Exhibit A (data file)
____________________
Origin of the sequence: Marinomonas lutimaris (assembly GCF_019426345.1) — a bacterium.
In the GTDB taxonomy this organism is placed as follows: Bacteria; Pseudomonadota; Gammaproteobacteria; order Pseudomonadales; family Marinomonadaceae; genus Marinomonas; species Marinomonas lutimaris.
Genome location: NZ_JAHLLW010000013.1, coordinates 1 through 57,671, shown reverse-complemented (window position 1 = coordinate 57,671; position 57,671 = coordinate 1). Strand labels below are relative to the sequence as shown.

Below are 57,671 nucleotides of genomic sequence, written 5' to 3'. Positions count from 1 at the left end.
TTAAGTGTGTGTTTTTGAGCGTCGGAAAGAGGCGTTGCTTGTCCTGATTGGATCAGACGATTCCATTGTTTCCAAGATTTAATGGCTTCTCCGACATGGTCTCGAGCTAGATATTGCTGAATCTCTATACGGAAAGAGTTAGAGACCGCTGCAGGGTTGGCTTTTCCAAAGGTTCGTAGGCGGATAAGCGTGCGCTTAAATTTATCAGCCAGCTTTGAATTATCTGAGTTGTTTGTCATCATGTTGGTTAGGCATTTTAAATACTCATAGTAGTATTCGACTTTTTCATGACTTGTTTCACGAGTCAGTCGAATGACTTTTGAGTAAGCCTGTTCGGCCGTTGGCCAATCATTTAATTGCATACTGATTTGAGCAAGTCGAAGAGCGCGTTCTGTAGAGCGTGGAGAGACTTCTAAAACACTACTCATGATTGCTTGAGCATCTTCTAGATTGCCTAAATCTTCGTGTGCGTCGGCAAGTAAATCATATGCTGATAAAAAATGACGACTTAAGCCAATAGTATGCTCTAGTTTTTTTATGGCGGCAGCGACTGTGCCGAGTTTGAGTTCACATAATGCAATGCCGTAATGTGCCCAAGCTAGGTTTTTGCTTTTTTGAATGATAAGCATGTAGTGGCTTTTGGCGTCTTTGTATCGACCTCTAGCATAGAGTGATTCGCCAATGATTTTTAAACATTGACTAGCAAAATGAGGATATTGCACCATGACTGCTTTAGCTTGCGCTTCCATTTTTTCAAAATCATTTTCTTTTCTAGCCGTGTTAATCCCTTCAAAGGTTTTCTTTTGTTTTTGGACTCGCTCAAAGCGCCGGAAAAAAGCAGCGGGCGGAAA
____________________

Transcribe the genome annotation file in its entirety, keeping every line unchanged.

Origin of the sequence: Marinomonas lutimaris (assembly GCF_019426345.1) — a bacterium.
In the GTDB taxonomy this organism is placed as follows: Bacteria; Pseudomonadota; Gammaproteobacteria; order Pseudomonadales; family Marinomonadaceae; genus Marinomonas; species Marinomonas lutimaris.
Genome location: NZ_JAHLLW010000013.1, coordinates 1 through 57,671, shown reverse-complemented (window position 1 = coordinate 57,671; position 57,671 = coordinate 1). Strand labels below are relative to the sequence as shown.

Below are 57,671 nucleotides of genomic sequence, written 5' to 3'. Positions count from 1 at the left end.
TTAAGTGTGTGTTTTTGAGCGTCGGAAAGAGGCGTTGCTTGTCCTGATTGGATCAGACGATTCCATTGTTTCCAAGATTTAATGGCTTCTCCGACATGGTCTCGAGCTAGATATTGCTGAATCTCTATACGGAAAGAGTTAGAGACCGCTGCAGGGTTGGCTTTTCCAAAGGTTCGTAGGCGGATAAGCGTGCGCTTAAATTTATCAGCCAGCTTTGAATTATCTGAGTTGTTTGTCATCATGTTGGTTAGGCATTTTAAATACTCATAGTAGTATTCGACTTTTTCATGACTTGTTTCACGAGTCAGTCGAATGACTTTTGAGTAAGCCTGTTCGGCCGTTGGCCAATCATTTAATTGCATACTGATTTGAGCAAGTCGAAGAGCGCGTTCTGTAGAGCGTGGAGAGACTTCTAAAACACTACTCATGATTGCTTGAGCATCTTCTAGATTGCCTAAATCTTCGTGTGCGTCGGCAAGTAAATCATATGCTGATAAAAAATGACGACTTAAGCCAATAGTATGCTCTAGTTTTTTTATGGCGGCAGCGACTGTGCCGAGTTTGAGTTCACATAATGCAATGCCGTAATGTGCCCAAGCTAGGTTTTTGCTTTTTTGAATGATAAGCATGTAGTGGCTTTTGGCGTCTTTGTATCGACCTCTAGCATAGAGTGATTCGCCAATGATTTTTAAACATTGACTAGCAAAATGAGGATATTGCACCATGACTGCTTTAGCTTGCGCTTCCATTTTTTCAAAATCATTTTCTTTTCTAGCCGTGTTAATCCCTTCAAAGGTTTTCTTTTGTTTTTGGACTCGCTCAAAGCGCCGGAAAAAAGCAGCGGGCGGAAA